Jackson Browne @ Cain Park: Is This The Future or the Past that Is Calling?
For Jackson Browne, like James Taylor, a summer stop in Cleveland, Ohio is like the swallows returning to Capistrano. Throughout the ‘70s, the socially conscious singer/songwriter’s tales of hope, loss and following Running on Empty, the road became the soundtrack of sensitive souls across the Midwest.
Four decades later, Browne continues offering solace and insight with a lean musicality and a voice that is no less for the years. With a visage seemingly untouched by time, the Southern California pianist/guitarist dissolves the here and now, literally embodying his lyric “Is this the past or the future that is calling” with a nearly two hour set that drew heavily on his earliest material.
And that is the gift of music: it dissolves the here and allows the long ago to shimmer as if it were right now. During a shimmering “Rock Me On The Water,” an entire audience became 20-something, swaying to lyric “and the sisters of the sun are gonna rock me… on the water… and I’ll get down to the sea somehow.”
But what emerges isn’t mere nostalgia. Yes, the hits and best-loved album tracks live with a sense of the moment when they were discovered, but much of the evening’s canon was as resonant now as when it was created.
“Your Bright Baby Bues,” from The Pretender, is as much a song about the alienation inherent in today’s faster/harder world, as well as the inherent need to believe we are seen, especially by that one person who can save us. The exhaustion is palpable, and yet the will to connect is the far greater need.
Not that it was a night of dire songs of disappointment. Browne, a sexual avatar in a wide-eyed romantic’s frame, walked the tightrope of carnal appreciation on the dare-driven “The Naked Ride Home” and the conjectured imagination of the hand lettered strip club signed “Live Naked Cabaret.”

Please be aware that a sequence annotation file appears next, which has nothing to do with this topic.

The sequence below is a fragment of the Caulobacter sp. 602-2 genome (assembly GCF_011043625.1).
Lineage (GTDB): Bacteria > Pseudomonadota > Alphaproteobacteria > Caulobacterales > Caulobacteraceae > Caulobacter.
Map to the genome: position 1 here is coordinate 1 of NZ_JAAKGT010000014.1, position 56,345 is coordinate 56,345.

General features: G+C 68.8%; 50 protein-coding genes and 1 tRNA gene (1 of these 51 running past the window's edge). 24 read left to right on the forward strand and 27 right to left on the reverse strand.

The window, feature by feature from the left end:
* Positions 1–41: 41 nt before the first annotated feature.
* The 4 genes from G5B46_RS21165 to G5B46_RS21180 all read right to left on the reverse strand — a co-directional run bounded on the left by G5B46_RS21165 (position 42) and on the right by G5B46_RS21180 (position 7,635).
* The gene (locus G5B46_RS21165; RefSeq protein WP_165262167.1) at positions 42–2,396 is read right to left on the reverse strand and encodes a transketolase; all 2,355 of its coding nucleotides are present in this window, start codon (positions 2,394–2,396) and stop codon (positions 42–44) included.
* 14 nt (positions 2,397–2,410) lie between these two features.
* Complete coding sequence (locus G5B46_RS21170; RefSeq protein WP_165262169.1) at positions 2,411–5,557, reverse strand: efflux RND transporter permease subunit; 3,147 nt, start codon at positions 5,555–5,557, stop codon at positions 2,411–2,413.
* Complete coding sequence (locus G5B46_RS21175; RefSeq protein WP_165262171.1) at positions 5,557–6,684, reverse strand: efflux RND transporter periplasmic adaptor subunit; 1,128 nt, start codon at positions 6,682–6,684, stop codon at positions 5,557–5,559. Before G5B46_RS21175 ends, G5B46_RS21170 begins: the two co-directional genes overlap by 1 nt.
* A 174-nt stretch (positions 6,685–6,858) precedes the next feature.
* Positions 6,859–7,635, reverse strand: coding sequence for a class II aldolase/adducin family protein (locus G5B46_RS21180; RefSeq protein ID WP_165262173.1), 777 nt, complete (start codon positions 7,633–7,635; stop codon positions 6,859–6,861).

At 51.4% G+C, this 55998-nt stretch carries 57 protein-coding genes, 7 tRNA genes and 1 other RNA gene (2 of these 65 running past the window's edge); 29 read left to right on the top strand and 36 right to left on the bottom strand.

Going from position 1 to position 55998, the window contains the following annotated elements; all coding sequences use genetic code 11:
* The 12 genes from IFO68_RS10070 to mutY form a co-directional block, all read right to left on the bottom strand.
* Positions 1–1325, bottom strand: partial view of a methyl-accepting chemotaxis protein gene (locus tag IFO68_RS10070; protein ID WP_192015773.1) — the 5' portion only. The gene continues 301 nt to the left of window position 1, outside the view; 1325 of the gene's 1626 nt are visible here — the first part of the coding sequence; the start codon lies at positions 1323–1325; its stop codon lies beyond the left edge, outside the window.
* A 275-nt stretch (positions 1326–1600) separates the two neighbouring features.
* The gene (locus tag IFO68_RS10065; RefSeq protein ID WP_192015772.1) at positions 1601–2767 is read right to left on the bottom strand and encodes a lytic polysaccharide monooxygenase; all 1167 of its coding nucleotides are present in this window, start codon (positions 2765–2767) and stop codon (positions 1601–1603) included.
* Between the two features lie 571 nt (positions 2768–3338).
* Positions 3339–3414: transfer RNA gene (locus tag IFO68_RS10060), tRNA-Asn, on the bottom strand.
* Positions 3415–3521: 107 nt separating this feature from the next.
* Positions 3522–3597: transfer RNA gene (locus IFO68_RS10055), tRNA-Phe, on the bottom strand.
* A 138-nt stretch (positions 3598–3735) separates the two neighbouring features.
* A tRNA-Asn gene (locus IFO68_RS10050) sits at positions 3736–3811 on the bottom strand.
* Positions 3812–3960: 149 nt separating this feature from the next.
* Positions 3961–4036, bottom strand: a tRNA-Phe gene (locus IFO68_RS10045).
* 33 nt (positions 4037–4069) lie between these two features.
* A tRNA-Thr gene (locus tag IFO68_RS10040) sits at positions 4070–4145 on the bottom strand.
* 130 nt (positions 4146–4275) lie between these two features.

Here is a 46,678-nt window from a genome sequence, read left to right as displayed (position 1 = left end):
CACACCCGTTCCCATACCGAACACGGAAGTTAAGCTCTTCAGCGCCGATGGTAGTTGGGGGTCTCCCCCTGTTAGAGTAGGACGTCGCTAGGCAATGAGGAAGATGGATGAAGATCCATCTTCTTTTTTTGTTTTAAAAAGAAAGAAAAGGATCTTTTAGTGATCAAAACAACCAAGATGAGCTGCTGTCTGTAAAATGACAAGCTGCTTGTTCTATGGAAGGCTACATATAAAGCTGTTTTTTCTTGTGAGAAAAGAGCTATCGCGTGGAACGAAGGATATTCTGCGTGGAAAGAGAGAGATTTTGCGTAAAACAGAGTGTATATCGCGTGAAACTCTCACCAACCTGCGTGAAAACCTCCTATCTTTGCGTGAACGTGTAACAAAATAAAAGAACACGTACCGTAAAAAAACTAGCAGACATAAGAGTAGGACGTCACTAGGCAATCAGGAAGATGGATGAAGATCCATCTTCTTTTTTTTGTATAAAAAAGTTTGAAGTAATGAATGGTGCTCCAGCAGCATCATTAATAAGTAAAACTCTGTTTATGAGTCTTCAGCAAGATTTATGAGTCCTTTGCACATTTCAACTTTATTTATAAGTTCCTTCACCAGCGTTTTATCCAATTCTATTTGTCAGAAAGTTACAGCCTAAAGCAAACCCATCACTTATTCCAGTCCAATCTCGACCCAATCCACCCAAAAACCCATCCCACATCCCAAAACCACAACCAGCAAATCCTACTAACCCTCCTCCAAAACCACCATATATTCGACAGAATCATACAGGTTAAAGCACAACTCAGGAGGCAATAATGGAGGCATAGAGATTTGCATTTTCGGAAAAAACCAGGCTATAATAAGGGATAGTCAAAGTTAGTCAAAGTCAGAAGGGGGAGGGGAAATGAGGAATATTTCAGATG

Conversationally confessional, the pair of songs painted pictures in praise of the female form, a bit wistful for the mysteries held within and aw struck by the beauty beheld (or imagined). It is that juxtaposition of innocence and desire that has allowed Browne’s earnestness to not overwhelm the reality of the male-female vortex.
The terrain of the human heart can be fraught. Browne’s dispatches from the plains of how it can all go so wrong sow contemplation and compassion across what many experience as frustration, acrimony and regret. In the mid-career “In The Shape of the Heart,” what was is present in both the sweetness of what was present and then the emptiness of what was gone – a reminder that whatever pain ensues, it should be tempered by the beauty of what’s been experienced.
Coming at the end of a long string of dates, the Rock & Roll Hall of Famer was less political, but somehow more conversational. Wisps of where the songs came from intertwined with self-deprecating references to the years, the details of a life lived in search of songs and love and even an almost ironic engagement with a few overly worshipful fans.
Yes, there were the hits. “Doctor My Eyes,” the initial AM radio single, was present in all its jubiliant protestation of what’s been witnessed, while “Running on Empty” was delivered with a bit less urgency, but a lot more resolution to keep going while savoring the ride.
Towards the end of the set, which included vocal and fiddle punctuations from opener Sara Watkins, the amassed musicians came out for an almost euphoric romp through the Browne co-written/Eagles anthem “Take It Easy.” The freewheeling song about living too fast, seeking the pleasures to be had without crashing and burning was once a generation anthem for an easy-going hedonism; on this night, the song became a reprise of carefreedom for people weighed down by the grind, the obligations and even the uncertainty that is modern America.
Though certainly a somber voice of how life can turn, the awareness that encroaches and the lessons learned along the way, perhaps Browne’s greatest victory – beyond his Dorian Gray-inspired eternal youth – is the ability to temper that seriousness with a light that suggests even in the sadness there is much to inspire and embrace.
Rather than sink into the pool of sadness, Browne has made peaee with what is hard: never surrendering, but rather tempering the journey with the joy he finds along the way. For a committed activist, that might well be the secret, and for the sold-out crowd of 3000, it is a reminder to embrace the grace and relinquish the bitter along the way.